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INFORMATION OVERLOAD!!! We created it. We are victims of it. We are perpetuating it.
“Information is everything, is it not?” – H.S. Blofeld.
The world runs on information. The speed at which information is made available is almost instantaneous. While valuable information is created and disseminated, useless and misleading information is being generated. This means it is important for organizations to diligently manage their content in a manner that reveals the good and removes or archives the bad.
The state of information governance in most organizations is still a fragmented web of individual initiatives focused on a variety of business challenges. Today, some of the more prevalent initiatives focus on privacy and/or security. At the same time, the need for compliance, security, and privacy has never been higher.
This is the first of a four-part series that will discuss the state of information governance and provide some pragmatic recommendations to help organizations get their information governance initiatives established as an effective program. This includes the following critical success factors:
Let’s start with identification. Information lives everywhere. It’s in desks and warehouses. It’s in file rooms and field offices. It’s on servers, desktops, and laptops. It’s on phones, tablets, and thumb drives. It’s in the cloud (and often many clouds). Most of the time, much of this information is not known or easily accessible to the average user. The unknown nature of this information has the potential to create great risk and cost to the enterprise. It is not uncommon to fine terabytes and even petabytes of orphaned information in shared drives which were abandoned by terminated employees, divested business units, re-organizations, or canceled projects. There is also a lot of information that is not stored in the proper location. When it is physical information, it is generally considered lost and may need to be recreated at a cost. When it is electronic information, many additional problems arise such as: security problems, privacy problems, and usage problems.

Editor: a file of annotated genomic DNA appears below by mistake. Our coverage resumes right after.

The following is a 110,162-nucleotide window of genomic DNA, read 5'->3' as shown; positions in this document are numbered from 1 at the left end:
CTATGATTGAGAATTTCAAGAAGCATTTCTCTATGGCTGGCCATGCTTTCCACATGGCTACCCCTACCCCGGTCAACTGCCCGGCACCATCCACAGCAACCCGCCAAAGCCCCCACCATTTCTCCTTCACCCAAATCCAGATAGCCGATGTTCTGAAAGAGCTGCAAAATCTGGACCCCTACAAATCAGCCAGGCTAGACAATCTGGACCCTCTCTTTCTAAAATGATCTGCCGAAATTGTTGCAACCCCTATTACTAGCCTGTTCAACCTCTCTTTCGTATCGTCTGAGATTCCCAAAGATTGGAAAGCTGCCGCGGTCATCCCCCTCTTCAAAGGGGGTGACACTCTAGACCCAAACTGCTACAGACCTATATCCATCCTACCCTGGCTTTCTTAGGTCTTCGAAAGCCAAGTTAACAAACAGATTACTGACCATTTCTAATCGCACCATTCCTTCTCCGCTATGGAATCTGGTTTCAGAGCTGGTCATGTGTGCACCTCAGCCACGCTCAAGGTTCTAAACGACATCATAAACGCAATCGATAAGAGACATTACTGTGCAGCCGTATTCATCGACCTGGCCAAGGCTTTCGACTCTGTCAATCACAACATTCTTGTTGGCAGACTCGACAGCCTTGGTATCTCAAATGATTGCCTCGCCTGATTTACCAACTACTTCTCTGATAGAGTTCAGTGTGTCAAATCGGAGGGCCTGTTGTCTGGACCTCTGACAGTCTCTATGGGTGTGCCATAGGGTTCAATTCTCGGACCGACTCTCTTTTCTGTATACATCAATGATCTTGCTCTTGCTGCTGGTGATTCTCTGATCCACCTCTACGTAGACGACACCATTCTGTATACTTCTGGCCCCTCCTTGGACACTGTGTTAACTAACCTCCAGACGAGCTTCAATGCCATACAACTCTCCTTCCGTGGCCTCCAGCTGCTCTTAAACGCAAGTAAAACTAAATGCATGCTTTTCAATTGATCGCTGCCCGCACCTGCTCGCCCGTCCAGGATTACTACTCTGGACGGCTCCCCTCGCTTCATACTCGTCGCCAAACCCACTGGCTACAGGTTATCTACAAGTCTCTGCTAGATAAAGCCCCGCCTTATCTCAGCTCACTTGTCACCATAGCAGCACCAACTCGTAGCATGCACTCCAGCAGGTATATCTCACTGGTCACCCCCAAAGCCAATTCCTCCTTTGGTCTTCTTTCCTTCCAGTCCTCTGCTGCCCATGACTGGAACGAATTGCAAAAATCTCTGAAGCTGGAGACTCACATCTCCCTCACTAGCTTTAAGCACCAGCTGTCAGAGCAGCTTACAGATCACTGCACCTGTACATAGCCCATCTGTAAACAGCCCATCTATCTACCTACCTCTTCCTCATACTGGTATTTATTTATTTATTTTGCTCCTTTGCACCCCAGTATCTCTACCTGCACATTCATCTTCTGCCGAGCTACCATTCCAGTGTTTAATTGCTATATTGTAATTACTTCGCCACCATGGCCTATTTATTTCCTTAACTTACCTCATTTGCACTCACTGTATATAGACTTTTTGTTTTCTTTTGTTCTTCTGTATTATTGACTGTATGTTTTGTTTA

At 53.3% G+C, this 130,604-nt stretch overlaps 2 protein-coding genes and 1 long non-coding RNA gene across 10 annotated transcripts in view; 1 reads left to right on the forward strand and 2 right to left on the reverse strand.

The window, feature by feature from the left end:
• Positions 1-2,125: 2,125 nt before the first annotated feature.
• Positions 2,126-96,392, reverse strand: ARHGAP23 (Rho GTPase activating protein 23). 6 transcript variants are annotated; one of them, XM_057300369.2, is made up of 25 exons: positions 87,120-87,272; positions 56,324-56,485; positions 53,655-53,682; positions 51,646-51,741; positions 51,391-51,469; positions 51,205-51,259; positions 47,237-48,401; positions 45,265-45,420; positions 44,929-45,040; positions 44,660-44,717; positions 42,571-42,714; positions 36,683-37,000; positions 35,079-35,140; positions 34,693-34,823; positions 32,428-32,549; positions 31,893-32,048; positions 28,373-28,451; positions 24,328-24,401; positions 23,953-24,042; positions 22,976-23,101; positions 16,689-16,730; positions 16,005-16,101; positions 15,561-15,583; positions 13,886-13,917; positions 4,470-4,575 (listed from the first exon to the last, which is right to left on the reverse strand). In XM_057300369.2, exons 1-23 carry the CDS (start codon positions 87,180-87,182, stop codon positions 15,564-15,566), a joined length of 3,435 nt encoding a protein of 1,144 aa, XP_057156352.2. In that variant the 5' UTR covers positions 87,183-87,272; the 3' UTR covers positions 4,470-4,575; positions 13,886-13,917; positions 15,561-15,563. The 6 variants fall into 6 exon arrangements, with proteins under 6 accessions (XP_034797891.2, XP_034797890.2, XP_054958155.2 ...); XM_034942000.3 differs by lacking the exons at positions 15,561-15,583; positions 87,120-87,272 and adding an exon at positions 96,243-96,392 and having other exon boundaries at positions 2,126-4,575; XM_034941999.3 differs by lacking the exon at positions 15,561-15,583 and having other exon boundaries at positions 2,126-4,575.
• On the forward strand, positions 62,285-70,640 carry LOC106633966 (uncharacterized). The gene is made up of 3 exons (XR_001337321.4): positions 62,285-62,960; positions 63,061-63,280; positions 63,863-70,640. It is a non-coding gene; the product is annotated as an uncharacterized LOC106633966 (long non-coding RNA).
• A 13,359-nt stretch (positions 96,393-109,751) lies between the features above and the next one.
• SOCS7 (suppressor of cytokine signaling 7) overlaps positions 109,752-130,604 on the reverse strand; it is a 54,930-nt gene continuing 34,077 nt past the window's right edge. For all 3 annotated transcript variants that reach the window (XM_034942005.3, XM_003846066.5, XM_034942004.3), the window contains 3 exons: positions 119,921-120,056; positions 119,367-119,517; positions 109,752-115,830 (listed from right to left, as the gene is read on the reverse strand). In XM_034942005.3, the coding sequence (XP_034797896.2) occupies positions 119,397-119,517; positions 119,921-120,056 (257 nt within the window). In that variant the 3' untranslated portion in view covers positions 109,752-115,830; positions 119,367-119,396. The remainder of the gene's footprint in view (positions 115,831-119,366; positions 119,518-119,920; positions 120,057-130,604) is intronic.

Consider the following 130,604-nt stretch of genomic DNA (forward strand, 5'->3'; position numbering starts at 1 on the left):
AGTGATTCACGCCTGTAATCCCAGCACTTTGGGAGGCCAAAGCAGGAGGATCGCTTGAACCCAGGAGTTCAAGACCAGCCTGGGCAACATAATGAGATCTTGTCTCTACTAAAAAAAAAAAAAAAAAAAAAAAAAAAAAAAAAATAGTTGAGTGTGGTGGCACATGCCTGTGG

The top priority should be to create a search mission for all this dark data. This includes building an information catalog with visibility of the various locations, identification of the general nature of the information, determining the quality of the information, and weeding out the garbage. Even the most basic of these activities usually results in an overwhelming project, which ultimately causes these activities to die an early death. Part of the reason is due to the massive amounts of information found that requires identification, and the other part is not being able to act on even the simplest activities, such as removing the trash. Now, enter the proper use of technology to help automate much of the discovery of electronic information. Establishing an information governance organization with the ability to start making decisions about discovered content is a necessary ingredient. Otherwise, the organization remains reactionary to situations involving discovery of information.
On the physical information management side, the process is slightly different. Identifying and cataloging physical information is a more manual activity that requires time, but it is still dependent on the same information governance organization to act. To digitize or not digitize, that is the question, but what is the plan?
The next post will explore the notion of establishing a simple, but useful taxonomy/classification scheme that also leverages the proper use of technology, but more on that next time.
For more information on how Gimmal can help you manage your information overload, contact a representative here!